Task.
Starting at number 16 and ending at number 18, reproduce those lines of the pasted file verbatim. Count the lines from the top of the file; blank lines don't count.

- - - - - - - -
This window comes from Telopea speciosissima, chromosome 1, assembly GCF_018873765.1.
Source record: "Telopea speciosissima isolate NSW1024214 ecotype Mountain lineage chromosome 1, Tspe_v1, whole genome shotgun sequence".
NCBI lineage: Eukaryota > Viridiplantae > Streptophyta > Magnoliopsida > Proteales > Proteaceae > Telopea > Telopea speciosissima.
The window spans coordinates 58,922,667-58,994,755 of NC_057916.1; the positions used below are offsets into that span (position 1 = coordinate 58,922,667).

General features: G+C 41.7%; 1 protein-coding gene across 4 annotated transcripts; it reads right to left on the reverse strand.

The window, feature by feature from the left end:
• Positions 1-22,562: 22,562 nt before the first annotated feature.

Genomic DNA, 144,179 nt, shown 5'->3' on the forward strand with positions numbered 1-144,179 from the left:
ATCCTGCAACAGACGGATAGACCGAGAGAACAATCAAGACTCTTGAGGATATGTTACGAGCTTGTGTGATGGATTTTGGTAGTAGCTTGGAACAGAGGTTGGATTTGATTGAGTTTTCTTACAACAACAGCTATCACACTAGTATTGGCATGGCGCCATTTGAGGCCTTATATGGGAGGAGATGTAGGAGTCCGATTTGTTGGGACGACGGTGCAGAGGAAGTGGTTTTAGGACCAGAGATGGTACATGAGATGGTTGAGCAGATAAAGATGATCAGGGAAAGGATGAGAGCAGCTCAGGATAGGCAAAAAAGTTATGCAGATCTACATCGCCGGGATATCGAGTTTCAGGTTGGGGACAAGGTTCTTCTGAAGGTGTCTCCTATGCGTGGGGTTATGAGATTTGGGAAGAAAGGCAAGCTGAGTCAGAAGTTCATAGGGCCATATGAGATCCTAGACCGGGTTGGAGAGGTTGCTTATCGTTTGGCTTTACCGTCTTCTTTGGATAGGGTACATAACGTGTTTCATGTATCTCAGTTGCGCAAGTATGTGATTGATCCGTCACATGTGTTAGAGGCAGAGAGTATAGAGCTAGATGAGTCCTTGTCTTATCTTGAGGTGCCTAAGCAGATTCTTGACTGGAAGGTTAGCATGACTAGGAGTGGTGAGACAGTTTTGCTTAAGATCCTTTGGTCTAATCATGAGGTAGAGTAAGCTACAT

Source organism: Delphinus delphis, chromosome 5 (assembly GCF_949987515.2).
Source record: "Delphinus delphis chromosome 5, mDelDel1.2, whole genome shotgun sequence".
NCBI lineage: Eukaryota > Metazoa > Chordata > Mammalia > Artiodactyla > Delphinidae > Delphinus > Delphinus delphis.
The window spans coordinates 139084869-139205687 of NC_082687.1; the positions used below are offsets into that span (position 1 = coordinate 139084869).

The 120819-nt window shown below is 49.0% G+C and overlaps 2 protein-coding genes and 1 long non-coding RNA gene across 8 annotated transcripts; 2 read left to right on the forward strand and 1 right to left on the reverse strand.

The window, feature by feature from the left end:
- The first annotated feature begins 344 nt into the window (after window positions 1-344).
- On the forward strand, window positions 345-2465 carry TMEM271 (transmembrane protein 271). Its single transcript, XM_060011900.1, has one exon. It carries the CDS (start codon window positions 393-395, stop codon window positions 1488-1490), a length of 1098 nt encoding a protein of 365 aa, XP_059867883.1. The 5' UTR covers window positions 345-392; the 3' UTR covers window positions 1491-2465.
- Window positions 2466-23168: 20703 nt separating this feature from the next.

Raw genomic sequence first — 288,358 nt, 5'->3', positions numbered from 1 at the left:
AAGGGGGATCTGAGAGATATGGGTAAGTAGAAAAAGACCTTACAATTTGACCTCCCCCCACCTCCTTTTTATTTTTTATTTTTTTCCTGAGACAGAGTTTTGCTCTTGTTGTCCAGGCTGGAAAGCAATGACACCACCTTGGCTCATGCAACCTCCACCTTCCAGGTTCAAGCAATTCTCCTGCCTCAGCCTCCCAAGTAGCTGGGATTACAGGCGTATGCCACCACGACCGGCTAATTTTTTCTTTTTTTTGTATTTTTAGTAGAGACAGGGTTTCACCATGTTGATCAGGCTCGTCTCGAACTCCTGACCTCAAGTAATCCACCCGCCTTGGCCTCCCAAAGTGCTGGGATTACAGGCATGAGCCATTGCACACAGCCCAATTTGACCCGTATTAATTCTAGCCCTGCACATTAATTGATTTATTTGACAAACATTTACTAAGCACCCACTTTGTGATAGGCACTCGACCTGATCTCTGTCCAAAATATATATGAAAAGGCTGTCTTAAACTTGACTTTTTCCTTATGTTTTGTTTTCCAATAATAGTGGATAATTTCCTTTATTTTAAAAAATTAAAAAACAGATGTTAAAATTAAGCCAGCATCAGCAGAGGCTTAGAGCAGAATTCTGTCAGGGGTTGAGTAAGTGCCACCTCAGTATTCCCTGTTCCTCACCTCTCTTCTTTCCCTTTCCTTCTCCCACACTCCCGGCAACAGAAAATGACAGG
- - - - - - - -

- The first annotated feature begins 344 nt into the window (after window positions 1-344).
- On the forward strand, window positions 345-2465 carry TMEM271 (transmembrane protein 271). Its single transcript, XM_060011900.1, has one exon. It carries the CDS (start codon window positions 393-395, stop codon window positions 1488-1490), a length of 1098 nt encoding a protein of 365 aa, XP_059867883.1. The 5' UTR covers window positions 345-392; the 3' UTR covers window positions 1491-2465.
- Window positions 2466-23168: 20703 nt separating this feature from the next.